You want it both ways, don't you?  I mean for whatever benefits you in an argument.  You want to say, on the one hand, that there are no rights or wrongs, no higher/better or lower/worse standards [so how can there be "reality"?], and I've seen you deride and brow-beat others at this message board when they use words denoting an absolute, such as "reality"...yet here YOU are, doing it now.  Yes, it must be so convenient to be able to hop from one foot to the other on a self-serving whim, during a discussion. 

Illogical and contradictory.  This is the prime fault of Jacques Derrida's deconstructionist "thought."

Just thought I'd point that out.

--Cindy


We all know those Venusians: Doing their hair in shock waves, smoking electrical coronas, wearing Van Allen belts and resting their tiny elbows on a Geiger counter...

--John Sladek (The New Apocrypha)

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#29 2002-07-23 10:36:22

clark
Member
Registered: 2001-09-20
Posts: 6,278

Re: Drugs... - Yes or No?

Interesting Cindy.

I wonder what Kant, or even yourself  wink has to say about those individuals we encounter in our day to day lives that DO use their own reason, yet when we view this reason, we find it incomprehensible how they arrived at their conclusions.

Rosseau agrees with Kant in that individuals, when given all of the information, that is factual, will always make the best decisions for themselves- and Society will make the best decisions when the true facts of any situation are presented. Rosseau merely points out the reality, which neccessitates "leaders" who can sift through much of the information and find the "true" data on which to make a "good" decision.

Our leaders are expected to make good decisions becuase that is their job. Just like I expect the cook to make a good hamburger. They do their job, I do mine, and we all succeed together.

Hitler used his reason to justify his actions, which follows from what Kant says. The simple fact of the matter is that people will not always think for themselves- our minds are inherently lazy. Sterotypes, gender-role expectations, scripts predicated on previous experience to form expectations of behavior... all of it is too make the processing of information easier (becuase there is so much).

Little experiment: Ever go on vacation to somewhere completly new and different? Get tired from just LOOKING at things? It's called sensory overload- your mind becomes fatigued becuase of all the new experience, information, situations to deal with (one theory as to why babies sleep so much- so much to process). As experience becomes routine, we need less and less brain power to process what is going on- we go on auto pilot when we go out to eat- however, our brains kick in as soon as something odd happens- say the waiter brings the bill before the food...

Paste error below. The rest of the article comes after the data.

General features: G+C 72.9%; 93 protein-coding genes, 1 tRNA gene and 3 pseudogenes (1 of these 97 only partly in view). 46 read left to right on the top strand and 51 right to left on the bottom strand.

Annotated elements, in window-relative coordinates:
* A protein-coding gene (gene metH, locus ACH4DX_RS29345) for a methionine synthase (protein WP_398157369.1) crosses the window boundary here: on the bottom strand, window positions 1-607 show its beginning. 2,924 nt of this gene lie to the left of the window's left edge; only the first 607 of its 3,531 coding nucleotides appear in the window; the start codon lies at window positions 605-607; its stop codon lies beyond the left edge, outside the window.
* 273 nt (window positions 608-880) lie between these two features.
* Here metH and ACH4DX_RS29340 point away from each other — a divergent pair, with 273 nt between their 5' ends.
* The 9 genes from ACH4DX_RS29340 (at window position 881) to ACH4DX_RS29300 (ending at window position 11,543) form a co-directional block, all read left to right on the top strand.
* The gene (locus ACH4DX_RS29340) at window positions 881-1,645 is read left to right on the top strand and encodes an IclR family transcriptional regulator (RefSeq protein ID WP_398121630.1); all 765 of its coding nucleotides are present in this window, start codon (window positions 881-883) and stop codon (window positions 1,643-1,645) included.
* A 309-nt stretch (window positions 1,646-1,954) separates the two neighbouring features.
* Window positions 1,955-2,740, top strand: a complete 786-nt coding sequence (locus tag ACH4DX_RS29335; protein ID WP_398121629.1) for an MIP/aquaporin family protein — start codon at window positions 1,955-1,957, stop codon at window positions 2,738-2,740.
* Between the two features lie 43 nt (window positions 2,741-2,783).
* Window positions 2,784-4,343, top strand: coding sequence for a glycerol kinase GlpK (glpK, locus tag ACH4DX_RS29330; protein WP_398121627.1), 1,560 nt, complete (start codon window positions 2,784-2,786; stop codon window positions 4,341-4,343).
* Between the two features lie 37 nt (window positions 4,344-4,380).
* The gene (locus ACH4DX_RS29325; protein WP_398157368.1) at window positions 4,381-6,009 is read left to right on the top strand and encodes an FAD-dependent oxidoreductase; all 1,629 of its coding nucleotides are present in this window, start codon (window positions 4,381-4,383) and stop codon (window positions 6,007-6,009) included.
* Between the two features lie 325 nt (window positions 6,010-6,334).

It would be a wonderful world indeed if everybody simply thought things through- the problems though is that not everyone does, or will. And that leaves open the possibility of manipulation by others. Even barring that, some people are able to justify some rather attrocious acts (from our personal perspective), how is Kant's argument really dealing with that?

Kant has a point, but he avoids the reality of situation by limiting himself to this "ideal".

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#30 2002-07-23 10:47:34

clark
Member
Registered: 2001-09-20
Posts: 6,278

Re: Drugs... - Yes or No?

*Why not?  That's what Rousseau wanted to accomplish with his "Social Contract."

I am not Rousseau. Why are you making the comparison?

*That's the thing which amuses me the most about Derrida deconstructionists.  If I, or anyone else, where to utter the word "REALITY"  [especially capitalized!], Derrida deconstructionists would be swarming all over that word and asking a barrage of questions such as "reality bywhat standard?" "who decides?" "in what social context?" "which culture's idea of reality?"

Reality is what can be objectively measured Cindy. The reality of Mars is that it is a cold, inhospitable place that will require massive technological infrastructure to support human life. How is that NOT reality?

Yet deconstructionists can use whatever words they like, because according to them there's no wrong and no right, no higher or lower standard...and so it's like trying to nail Jell-O to the wall in attempting to reason with them.

If you cannot objectively measure something, then it is subjective- which means it is all a point of view. A deconstructionist cannot argue that 2+2=5. But to argue about morality and ethics, again, I'll give you the same challenge, how do you objectively measure "good" when it all depend on who is measuring?